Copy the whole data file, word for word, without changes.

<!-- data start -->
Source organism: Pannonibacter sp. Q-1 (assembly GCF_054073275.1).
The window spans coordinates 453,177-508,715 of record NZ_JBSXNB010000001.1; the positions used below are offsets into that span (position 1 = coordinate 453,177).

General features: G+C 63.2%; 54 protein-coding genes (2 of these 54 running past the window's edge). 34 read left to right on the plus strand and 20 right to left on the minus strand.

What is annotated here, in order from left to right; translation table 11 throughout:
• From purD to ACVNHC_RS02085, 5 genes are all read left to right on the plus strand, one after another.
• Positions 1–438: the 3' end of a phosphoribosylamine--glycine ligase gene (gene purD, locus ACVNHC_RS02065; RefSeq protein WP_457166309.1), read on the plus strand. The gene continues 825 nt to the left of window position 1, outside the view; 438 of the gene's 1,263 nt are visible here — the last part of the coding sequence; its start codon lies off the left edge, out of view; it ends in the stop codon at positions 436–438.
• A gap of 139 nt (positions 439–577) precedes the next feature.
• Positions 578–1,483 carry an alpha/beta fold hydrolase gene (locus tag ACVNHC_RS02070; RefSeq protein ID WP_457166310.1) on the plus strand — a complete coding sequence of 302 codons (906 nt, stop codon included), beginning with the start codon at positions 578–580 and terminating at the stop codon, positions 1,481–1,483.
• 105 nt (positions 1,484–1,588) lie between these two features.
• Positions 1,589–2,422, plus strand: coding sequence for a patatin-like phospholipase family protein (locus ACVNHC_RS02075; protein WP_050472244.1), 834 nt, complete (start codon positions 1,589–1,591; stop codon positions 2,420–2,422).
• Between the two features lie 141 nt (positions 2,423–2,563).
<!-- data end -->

Source organism: Pannonibacter sp. Q-1 (assembly GCF_054073275.1).
The window spans coordinates 453,177-508,715 of record NZ_JBSXNB010000001.1; the positions used below are offsets into that span (position 1 = coordinate 453,177).

General features: G+C 63.2%; 54 protein-coding genes (2 of these 54 running past the window's edge). 34 read left to right on the plus strand and 20 right to left on the minus strand.

What is annotated here, in order from left to right; translation table 11 throughout:
• From purD to ACVNHC_RS02085, 5 genes are all read left to right on the plus strand, one after another.
• Positions 1–438: the 3' end of a phosphoribosylamine--glycine ligase gene (gene purD, locus ACVNHC_RS02065; RefSeq protein WP_457166309.1), read on the plus strand. The gene continues 825 nt to the left of window position 1, outside the view; 438 of the gene's 1,263 nt are visible here — the last part of the coding sequence; its start codon lies off the left edge, out of view; it ends in the stop codon at positions 436–438.
• A gap of 139 nt (positions 439–577) precedes the next feature.
• Positions 578–1,483 carry an alpha/beta fold hydrolase gene (locus tag ACVNHC_RS02070; RefSeq protein ID WP_457166310.1) on the plus strand — a complete coding sequence of 302 codons (906 nt, stop codon included), beginning with the start codon at positions 578–580 and terminating at the stop codon, positions 1,481–1,483.
• 105 nt (positions 1,484–1,588) lie between these two features.
• Positions 1,589–2,422, plus strand: coding sequence for a patatin-like phospholipase family protein (locus ACVNHC_RS02075; protein WP_050472244.1), 834 nt, complete (start codon positions 1,589–1,591; stop codon positions 2,420–2,422).
• Between the two features lie 141 nt (positions 2,423–2,563).